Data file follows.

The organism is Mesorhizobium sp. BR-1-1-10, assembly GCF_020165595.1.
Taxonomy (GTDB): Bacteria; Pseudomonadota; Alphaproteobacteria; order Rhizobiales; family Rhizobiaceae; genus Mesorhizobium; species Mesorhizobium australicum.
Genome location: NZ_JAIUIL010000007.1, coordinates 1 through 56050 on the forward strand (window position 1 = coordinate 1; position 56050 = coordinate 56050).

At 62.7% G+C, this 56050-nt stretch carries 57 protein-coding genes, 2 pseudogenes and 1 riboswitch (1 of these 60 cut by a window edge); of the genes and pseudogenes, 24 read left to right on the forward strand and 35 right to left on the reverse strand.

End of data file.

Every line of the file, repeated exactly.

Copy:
The organism is Mesorhizobium sp. BR-1-1-10, assembly GCF_020165595.1.
Taxonomy (GTDB): Bacteria; Pseudomonadota; Alphaproteobacteria; order Rhizobiales; family Rhizobiaceae; genus Mesorhizobium; species Mesorhizobium australicum.
Genome location: NZ_JAIUIL010000007.1, coordinates 1 through 56050 on the forward strand (window position 1 = coordinate 1; position 56050 = coordinate 56050).

At 62.7% G+C, this 56050-nt stretch carries 57 protein-coding genes, 2 pseudogenes and 1 riboswitch (1 of these 60 cut by a window edge); of the genes and pseudogenes, 24 read left to right on the forward strand and 35 right to left on the reverse strand.